The Monetary Board, the policy-making body of Bangko Sentral ng Pilipinas, approved the rules on virtual currency exchanges and similar entities in the Philippines.
Virtual currency, or digital money, refers to Internet-based form of currency that exhibits properties similar to physical currencies, but allows for instantaneous transactions and borderless transfer of ownership. Bitcoin is a form of virtual currency.
Bangko Sentral said in a statement the move was consistent with the policy of the regulator to encourage financial innovation while ensuring that the Philippines would not be used for money laundering or terrorist financing activities and the financial system and financial consumers were adequately protected.
“The MB decided to move ahead with adopting a formal regulatory framework in recognition of the rapid growth of VC-based payments and remittance transactions, estimated at around $5 million to $6 million per month for certain major players,” Bangko Sentral said.
“The new regulation, a pioneer in Asia, seeks to balance the interests of promoting technological innovations with the potential to improve the level of inclusion and efficiency in the financial system, and to proactively address emerging risks to the system arising out of these new technologies,” it said.
The Monetary Board said the regulation did not cover virtual currency creators but only focused on entities facilitating the conversion or exchange of any VC into currency or vice versa. It said such exchanges served as the crucial link of virtual currencies with the financial system.
Bangko Sentral said these virtual currency exchanges were considered to be and were similarly treated as companies offering money or value transfer services. The latter are classified as remittance and transfer companies under the new BSP framework for money service businesses.
The bank said the basic requirements for remittance and transfer companies such as registration, minimum capital, internal controls, regulatory reports and compliance with the Anti-Money Laundering Act and its implementing rules and regulations would apply to virtual currency exchanges.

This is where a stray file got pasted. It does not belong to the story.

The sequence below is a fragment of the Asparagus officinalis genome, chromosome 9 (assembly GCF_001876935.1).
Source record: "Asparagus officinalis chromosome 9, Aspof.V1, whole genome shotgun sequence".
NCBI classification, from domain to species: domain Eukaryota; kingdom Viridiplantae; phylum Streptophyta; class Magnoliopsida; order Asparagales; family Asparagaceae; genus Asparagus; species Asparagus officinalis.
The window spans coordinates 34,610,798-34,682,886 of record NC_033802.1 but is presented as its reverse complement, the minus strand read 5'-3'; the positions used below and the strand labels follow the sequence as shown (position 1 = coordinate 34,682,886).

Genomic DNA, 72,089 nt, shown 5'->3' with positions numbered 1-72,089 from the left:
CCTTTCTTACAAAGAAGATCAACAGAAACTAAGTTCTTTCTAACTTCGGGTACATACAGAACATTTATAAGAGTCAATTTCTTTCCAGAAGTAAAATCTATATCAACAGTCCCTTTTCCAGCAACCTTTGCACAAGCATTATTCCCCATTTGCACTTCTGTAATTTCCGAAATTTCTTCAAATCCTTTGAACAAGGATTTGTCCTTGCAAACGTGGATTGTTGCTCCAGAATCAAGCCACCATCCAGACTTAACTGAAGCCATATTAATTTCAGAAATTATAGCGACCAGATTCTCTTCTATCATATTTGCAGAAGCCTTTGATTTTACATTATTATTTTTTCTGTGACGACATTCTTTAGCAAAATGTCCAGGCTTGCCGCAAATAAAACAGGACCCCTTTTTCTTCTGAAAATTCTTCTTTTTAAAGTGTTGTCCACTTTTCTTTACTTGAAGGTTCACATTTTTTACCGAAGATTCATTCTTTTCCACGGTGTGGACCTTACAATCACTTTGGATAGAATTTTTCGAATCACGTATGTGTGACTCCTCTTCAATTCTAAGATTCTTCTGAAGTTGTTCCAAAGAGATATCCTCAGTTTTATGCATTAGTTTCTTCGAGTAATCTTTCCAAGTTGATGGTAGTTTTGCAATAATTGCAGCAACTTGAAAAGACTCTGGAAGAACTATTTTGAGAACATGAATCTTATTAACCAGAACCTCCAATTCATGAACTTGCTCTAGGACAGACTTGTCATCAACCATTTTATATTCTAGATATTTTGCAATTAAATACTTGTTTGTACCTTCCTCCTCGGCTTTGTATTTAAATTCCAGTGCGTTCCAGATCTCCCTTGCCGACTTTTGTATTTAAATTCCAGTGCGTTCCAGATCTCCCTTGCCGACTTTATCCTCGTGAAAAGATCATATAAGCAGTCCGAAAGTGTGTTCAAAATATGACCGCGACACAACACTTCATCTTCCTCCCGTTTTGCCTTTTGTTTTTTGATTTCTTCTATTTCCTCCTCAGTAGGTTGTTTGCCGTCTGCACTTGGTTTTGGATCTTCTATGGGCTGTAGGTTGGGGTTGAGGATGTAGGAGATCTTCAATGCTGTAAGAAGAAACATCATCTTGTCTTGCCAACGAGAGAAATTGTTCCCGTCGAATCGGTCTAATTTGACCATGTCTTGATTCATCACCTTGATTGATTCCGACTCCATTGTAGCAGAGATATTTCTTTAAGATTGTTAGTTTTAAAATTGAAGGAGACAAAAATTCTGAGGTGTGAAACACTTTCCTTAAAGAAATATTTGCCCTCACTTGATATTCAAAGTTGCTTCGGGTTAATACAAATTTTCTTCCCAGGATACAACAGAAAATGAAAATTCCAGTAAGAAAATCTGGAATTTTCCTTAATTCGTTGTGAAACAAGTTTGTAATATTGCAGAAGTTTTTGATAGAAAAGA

“The approach is essentially aligned with the June 2015 Financial Action Task Force Guidance for a Risk-Based Approach to VCs. It also promotes a level regulatory playing field for financial service providers performing similar services,” it said.
Virtual currency exchanges are required to execute a deed of undertaking to implement minimum standards of consumer protection. Transactional requirements for large value pay-outs were also adopted to manage risk. Technology risk management is a minimum requirement for VC exchanges given the nature of their business.
Bangko Sentral said major violations of specific provisions of the regulatory framework and non-compliance with the deed of undertaking would be penalized and could result in cancellation of the BSP certificate of registration or other applicable sanctions depending on the gravity.
BSP-registered financial institutions, particularly banks, are prohibited from dealing with unregistered virtual currency exchanges or similar entities.